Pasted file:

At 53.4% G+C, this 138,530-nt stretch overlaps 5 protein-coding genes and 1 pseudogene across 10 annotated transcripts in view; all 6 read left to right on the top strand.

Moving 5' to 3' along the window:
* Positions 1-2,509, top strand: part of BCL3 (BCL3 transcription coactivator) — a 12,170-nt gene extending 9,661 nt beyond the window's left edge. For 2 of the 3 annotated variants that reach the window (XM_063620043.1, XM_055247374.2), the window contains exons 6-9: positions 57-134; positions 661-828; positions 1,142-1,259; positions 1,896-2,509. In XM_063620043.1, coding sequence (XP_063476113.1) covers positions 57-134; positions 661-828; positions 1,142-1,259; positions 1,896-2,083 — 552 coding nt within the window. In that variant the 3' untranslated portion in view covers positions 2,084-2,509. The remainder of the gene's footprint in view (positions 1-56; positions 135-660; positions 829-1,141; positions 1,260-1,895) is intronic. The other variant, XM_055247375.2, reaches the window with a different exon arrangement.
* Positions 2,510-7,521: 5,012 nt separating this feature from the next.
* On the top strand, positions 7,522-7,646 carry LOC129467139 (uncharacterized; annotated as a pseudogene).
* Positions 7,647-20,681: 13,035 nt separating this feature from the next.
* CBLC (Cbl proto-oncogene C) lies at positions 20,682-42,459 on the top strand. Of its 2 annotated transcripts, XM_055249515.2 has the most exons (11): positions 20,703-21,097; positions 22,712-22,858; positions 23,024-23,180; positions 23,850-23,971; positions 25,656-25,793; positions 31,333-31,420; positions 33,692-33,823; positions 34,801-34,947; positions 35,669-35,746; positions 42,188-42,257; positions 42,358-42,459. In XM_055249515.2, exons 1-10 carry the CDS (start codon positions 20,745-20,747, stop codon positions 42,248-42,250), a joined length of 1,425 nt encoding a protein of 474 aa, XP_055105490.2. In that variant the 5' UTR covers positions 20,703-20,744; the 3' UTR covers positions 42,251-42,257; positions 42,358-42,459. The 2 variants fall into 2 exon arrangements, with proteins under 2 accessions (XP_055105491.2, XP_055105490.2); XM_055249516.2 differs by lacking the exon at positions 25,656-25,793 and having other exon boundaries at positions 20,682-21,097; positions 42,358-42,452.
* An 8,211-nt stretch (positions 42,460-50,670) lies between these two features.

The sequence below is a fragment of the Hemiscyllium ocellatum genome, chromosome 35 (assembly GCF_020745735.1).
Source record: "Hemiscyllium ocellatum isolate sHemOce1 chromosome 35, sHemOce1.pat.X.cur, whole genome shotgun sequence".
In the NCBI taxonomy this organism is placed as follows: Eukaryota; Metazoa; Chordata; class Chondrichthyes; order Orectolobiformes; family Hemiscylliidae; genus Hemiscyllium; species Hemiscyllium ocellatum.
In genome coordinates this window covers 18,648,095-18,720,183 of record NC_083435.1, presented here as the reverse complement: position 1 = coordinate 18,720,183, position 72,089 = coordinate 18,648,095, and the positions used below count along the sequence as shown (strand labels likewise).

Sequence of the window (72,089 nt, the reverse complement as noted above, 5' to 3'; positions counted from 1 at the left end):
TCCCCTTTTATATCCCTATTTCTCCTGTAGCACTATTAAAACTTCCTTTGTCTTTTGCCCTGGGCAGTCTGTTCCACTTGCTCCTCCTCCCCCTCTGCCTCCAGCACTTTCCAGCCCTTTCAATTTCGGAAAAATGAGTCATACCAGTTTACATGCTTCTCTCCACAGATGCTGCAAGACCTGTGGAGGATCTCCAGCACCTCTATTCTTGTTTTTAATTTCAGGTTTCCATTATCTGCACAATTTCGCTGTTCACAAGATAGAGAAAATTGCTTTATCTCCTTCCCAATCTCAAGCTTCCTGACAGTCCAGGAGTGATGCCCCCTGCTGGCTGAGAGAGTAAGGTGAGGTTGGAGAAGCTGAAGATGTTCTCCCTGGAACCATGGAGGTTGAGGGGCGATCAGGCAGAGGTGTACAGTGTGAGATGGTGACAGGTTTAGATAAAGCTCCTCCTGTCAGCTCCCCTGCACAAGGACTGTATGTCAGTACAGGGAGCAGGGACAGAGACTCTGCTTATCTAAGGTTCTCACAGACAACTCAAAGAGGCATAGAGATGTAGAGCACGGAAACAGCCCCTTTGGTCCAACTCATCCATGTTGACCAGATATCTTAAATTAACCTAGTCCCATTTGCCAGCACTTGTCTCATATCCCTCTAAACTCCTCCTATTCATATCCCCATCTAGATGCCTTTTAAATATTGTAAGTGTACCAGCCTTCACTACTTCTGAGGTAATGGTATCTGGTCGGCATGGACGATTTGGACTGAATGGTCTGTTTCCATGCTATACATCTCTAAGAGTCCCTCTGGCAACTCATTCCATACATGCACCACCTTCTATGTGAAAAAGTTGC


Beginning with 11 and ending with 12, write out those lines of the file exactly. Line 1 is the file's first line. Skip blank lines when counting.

In the NCBI taxonomy this organism is placed as follows: Eukaryota; Metazoa; Chordata; class Chondrichthyes; order Orectolobiformes; family Hemiscylliidae; genus Hemiscyllium; species Hemiscyllium ocellatum.
In genome coordinates this window covers 18,648,095-18,720,183 of record NC_083435.1, presented here as the reverse complement: position 1 = coordinate 18,720,183, position 72,089 = coordinate 18,648,095, and the positions used below count along the sequence as shown (strand labels likewise).